Senator Coons' first bill, the Job Creation Through Innovation Act, will help jumpstart domestic manufacturing and create conditions to help businesses grow and create high-quality, high-paying middle-class jobs. Here are answers to seven key questions about the bill:
Q: What will this bill to do help Delaware?
The Job Creation Through Innovation Act will help Delaware businesses innovate, create jobs and stay globally competitive. First, it increases and makes permanent the research and development tax credit. It creates a Domestic Manufacturing Credit to provide an incentive for companies to invest and create jobs here at home. Right now many new, small businesses are ineligible for the R&D tax credit because they aren’t profitable yet, so this bill creates a new Small Business Innovation credit to provide tax relief to these businesses. Finally, it extends two programs created by the Recovery Act designed to promote clean energy technology and investment. These incentives were heavily used and critical to energy project developers and Delaware manufacturers, as well as to the production of clean and green energy, and the expansion and retrofit of clean and green production capacity.
Q: Why is a permanent R&D tax credit needed?
The R&D tax credit has been temporarily extended 14 times since it was enacted 30 years ago and it is currently set to expire at the end of the year. This lack of permanence is problematic. Many R&D projects have multi-year planning horizons. If firms aren’t assured they will benefit from the credit over the expected life of an R&D project, they are unlikely to include it in their determination of annual R&D budgets. This renders the credit essentially irrelevant, given its purpose is to incentivize firms to invest more in R&D than they otherwise would have.
Q: Why is research and development important to the U.S.?
The formula for our economic success has long been the unstoppable combination of an innovative citizenry and investment in cutting-edge research. This is what generates companies that invent new products, often high-tech and research-driven products, and, along with these, create skilled jobs right here in the United States. Many of these jobs are in the manufacturing sector. According to the National Association of Manufacturers, the average manufacturing worker in our country earned roughly twenty-five percent more than workers in all other sectors – that’s over seventy-two thousand dollars last year, including pay and benefits, while the average non-manufacturing worker earned less than fifty-nine thousand. Manufacturing jobs, created as a result of R&D investment and innovation, mean higher wages and better benefits.
Q: How does the Domestic Manufacturing Credit work? How would you target this at manufacturers?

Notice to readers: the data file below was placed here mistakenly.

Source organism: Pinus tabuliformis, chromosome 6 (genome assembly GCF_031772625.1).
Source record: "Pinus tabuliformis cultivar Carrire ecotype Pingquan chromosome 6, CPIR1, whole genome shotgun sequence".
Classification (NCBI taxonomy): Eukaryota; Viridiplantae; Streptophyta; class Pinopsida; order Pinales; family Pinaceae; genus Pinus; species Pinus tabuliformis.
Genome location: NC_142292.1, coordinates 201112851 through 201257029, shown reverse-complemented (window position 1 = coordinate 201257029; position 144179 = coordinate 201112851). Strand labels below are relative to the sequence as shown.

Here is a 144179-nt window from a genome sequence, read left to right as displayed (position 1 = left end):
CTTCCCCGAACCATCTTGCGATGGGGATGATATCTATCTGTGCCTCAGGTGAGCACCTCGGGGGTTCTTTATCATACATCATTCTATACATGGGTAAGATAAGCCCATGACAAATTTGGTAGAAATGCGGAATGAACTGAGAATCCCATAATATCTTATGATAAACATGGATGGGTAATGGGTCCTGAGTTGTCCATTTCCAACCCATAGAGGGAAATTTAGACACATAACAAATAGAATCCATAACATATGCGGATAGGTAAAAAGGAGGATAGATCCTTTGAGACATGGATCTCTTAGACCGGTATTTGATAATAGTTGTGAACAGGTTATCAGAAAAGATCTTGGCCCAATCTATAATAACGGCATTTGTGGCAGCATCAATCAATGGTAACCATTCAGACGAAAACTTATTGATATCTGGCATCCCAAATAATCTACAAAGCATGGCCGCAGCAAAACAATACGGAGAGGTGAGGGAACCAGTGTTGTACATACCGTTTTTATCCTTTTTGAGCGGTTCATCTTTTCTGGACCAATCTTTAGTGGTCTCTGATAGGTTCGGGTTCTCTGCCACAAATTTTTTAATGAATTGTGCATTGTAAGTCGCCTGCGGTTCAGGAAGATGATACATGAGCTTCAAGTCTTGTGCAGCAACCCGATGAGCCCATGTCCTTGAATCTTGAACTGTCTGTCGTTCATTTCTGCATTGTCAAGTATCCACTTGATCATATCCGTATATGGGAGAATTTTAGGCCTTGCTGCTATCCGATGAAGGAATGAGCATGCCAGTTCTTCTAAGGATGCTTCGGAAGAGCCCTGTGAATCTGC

The provision incentivizes keeping jobs in the United States by increasing the existing R&D tax credit for companies that produce most of their goods domestically. The Domestic Manufacturing Credit would increase incrementally to reward a higher percentage of domestic production – an additional 2 percentage points for 50% to 60% of sales from domestically-produced goods; up to a 10 percentage point increase for companies with 90% to 100% of their receipts from domestic production. For example, a company with 100 percent domestic production that would normally receive a 20% R&D tax credit would receive a 30% credit under this proposal.
Q: Why does the legislation include a new Small Business Innovation Credit?
Under current law, the R&D tax credit is non-refundable, which is to say that only profitable firms can benefit from credit. This poses a special problem for small, fledgling research-intensive firms. In recent decades, numerous commercially successful technological innovations have originated with such firms. Many of these firms spend substantial sums on R&D during their first few years, despite experiencing large financial losses. For this reason, the legislation would create a new small business innovation credit by allowing firms with 500 employees or less to claim a new, refundable R&D credit.
Q: What Delaware businesses could benefit from this proposal?
Delaware firms, both small and large, that invest significantly in R&D in the United States and create high-paying jobs associated with that R&D stand to benefit the most from this legislation. Delaware’s agricultural, biotech, chemical, energy and manufacturing sectors rely on the R&D tax credit to grow and create jobs.
Q: There are a number of energy tax incentives in place, why are the two energy incentives so important to Delaware?
It is important to send a longer more certain signal if we are going to reduce our dependence on fossil resources by producing clean energy in the U.S. The renewable energy production and advanced energy manufacturing tax credits were critical to keeping clean energy projects and jobs in place in the last several years. The incentives for in the Act work in tandem to send that signal.
During the meltdown, the tax equity market was frozen which threatened to sideline thousands of renewable projects. Through the Treasury Grants Program for renewables, Delaware companies have been able to support dozens of solar and wind projects. At the same time, Senator Coons wants the U.S. to be a leader in sourcing products for renewable energy from domestic manufacturers. Thus, the advanced energy manufacturing credit supports a range of clean tech manufacturing projects such as building materials, wind turbine towers and blades, solar equipment, batteries and many other clean tech projects.